Next generation name is FB++ ?

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badidea
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Re: Next generation name is FB++ ?

Postby badidea » Jul 13, 2018 12:49

The chm file works fast here (linux). The only crappy thing here is my current viewer "xCHM", KDE's "KCHM" works better.
If it is slow, it is probably the virus scanner. Somehow Microsoft thought is was a good idea to make a 'Compiled Help File'.
jj2007
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Re: Next generation name is FB++ ?

Postby jj2007 » Jul 13, 2018 13:07

As a rule, the *.hlp reader is about twice as fast in loading and displaying a topic. Besides, if you ask e.g. for CreateWindowE instead of CreateWindowEx,
*.hlp will display a list of possible matches (and the one already selected is CreateWindowEx)
*.chm will display "Cannot visualise that page" - a lousy answer for a system supposed to help the user, not to confuse him.
dodicat
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Re: Next generation name is FB++ ?

Postby dodicat » Jul 13, 2018 13:36

jj2007 wrote:
dodicat wrote:I tested masm basic member Hutch's idea with html to overcome the .chm problem
I hope Hutch won't see your post, he doesn't really want to be associated with MasmBasic. First, he is more a PowerBasic fan, and second, he is the guy who created Masm32 and maintains the most important assembler forum worldwide...


For goodness sake jj2007 I didn't say anything about Hutch, I only mentioned his masmbasic chm fix.
What would he dislike in that? <I know what you mean really>

I don't know anything about worldwide important assembler forums.
Me:

Let not Ambition mock their useful toil,
Their homely joys, and destiny obscure;
Nor Grandeur hear with a disdainful smile
The short and simple annals of the Poor.

(T.Gray)
In a verse.

I am not impressed by much really.
But I must admit It's nice to see THE DONALD coming for a game of golf anytime soon.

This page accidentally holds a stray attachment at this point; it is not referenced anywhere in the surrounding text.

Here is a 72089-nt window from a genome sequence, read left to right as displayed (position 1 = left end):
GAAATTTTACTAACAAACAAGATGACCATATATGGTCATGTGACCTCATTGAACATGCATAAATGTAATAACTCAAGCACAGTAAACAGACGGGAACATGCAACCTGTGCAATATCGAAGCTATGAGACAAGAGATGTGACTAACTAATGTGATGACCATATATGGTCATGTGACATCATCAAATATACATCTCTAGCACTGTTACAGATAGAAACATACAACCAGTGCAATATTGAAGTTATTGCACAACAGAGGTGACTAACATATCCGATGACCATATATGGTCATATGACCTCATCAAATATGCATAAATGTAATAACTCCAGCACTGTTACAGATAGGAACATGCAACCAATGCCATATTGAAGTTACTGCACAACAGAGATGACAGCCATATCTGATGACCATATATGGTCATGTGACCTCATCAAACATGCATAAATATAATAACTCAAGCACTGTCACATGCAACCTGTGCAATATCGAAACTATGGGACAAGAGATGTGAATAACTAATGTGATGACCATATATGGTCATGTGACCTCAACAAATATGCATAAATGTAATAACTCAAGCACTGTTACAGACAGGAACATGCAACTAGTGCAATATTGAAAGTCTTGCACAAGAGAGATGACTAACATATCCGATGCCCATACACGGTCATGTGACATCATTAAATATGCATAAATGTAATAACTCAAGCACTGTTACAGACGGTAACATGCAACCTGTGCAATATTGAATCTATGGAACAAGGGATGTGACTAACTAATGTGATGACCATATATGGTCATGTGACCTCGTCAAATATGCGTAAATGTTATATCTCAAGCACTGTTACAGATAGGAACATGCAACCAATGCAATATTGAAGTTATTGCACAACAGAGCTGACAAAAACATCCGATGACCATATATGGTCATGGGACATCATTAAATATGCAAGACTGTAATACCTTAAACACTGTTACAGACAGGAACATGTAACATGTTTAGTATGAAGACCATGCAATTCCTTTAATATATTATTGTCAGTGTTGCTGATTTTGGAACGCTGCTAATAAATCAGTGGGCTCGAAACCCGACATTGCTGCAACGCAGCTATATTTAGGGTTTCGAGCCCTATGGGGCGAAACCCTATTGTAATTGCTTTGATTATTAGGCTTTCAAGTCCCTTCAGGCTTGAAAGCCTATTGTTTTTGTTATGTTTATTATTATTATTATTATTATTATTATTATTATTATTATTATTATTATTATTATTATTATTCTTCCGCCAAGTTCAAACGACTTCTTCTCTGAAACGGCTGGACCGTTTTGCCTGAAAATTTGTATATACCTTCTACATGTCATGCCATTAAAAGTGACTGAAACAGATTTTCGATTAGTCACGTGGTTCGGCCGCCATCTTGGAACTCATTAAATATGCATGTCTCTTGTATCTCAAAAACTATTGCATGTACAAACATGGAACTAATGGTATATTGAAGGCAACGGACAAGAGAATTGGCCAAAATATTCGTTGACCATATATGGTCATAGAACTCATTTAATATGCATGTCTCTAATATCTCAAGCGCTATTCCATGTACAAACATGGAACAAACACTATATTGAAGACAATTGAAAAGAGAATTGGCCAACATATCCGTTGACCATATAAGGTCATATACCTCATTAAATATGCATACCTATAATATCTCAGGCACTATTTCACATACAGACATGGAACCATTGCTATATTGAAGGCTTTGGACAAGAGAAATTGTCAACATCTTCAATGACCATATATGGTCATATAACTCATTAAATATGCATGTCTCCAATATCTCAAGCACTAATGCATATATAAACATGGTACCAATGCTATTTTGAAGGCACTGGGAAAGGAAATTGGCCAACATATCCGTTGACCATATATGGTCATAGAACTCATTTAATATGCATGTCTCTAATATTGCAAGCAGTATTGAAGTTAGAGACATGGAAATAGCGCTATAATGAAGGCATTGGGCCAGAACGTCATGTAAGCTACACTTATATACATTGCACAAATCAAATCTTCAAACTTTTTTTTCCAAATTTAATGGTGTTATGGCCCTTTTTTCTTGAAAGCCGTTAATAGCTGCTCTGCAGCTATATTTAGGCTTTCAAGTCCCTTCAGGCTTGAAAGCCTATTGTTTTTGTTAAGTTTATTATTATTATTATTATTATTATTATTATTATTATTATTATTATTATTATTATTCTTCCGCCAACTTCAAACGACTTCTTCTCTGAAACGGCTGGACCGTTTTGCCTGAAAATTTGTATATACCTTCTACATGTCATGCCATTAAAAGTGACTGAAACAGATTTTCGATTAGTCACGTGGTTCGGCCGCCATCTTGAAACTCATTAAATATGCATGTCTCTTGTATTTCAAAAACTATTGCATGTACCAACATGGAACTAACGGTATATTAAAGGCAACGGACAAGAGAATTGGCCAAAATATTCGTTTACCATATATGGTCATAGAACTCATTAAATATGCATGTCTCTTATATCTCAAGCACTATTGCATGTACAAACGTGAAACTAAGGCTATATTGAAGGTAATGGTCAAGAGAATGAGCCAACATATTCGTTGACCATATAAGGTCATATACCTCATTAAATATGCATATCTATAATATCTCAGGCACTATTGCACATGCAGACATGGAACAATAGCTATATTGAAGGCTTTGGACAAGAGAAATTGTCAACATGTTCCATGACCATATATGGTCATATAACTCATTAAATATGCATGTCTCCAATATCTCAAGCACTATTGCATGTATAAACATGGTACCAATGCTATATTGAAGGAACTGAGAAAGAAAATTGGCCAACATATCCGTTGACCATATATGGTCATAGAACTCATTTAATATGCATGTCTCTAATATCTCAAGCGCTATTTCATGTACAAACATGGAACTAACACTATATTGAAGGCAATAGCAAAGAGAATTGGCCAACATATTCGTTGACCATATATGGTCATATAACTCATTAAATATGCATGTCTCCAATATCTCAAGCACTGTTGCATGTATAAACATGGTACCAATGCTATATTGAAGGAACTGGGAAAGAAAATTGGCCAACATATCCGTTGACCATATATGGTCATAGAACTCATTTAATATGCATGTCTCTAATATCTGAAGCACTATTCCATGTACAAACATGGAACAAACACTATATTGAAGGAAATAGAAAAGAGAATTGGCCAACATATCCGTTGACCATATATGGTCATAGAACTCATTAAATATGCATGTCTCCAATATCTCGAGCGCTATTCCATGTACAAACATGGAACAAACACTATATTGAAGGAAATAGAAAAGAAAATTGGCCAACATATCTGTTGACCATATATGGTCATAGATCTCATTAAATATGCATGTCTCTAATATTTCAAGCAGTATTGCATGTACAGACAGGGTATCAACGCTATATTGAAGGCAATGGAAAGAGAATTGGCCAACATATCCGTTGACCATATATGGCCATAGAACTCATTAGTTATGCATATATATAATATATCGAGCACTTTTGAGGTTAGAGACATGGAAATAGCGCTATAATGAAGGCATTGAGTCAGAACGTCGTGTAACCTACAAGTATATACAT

jj2007
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Re: Next generation name is FB++ ?

Postby jj2007 » Jul 13, 2018 13:48

dodicat wrote:For goodness sake jj2007 I didn't say anything about Hutch, I only mentioned his masmbasic chm fix.
What would he dislike in that? <I know what you mean really>
My toy has guest status at his Masm32 forum, so he might be offended being called "masm basic member". But he is Australian and has a good sense of humour, don't worry <smile>
marcov
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Re: Next generation name is FB++ ?

Postby marcov » Jul 14, 2018 10:11

badidea wrote:The chm file works fast here (linux). The only crappy thing here is my current viewer "xCHM", KDE's "KCHM" works better.
If it is slow, it is probably the virus scanner. Somehow Microsoft thought is was a good idea to make a 'Compiled Help File'.


There is also GNOCHM, but KDE's KChmviewer is generally the best. Or maybe least worst, all are signuficantly slower than the windows CHM viewer. Note that when I last used it, kchmviewer had options to select differing rendering engines. If you have rendering problems, you can play with it.
marcov
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Re: Next generation name is FB++ ?

Postby marcov » Jul 14, 2018 10:16

jj2007 wrote:
marcov wrote:You are quite quick to consider something crappy.
Yes, that's true. After only a few years of bad experience, I immediately consider something crappy! But I am not the only one with that bad habit, see e.g. here: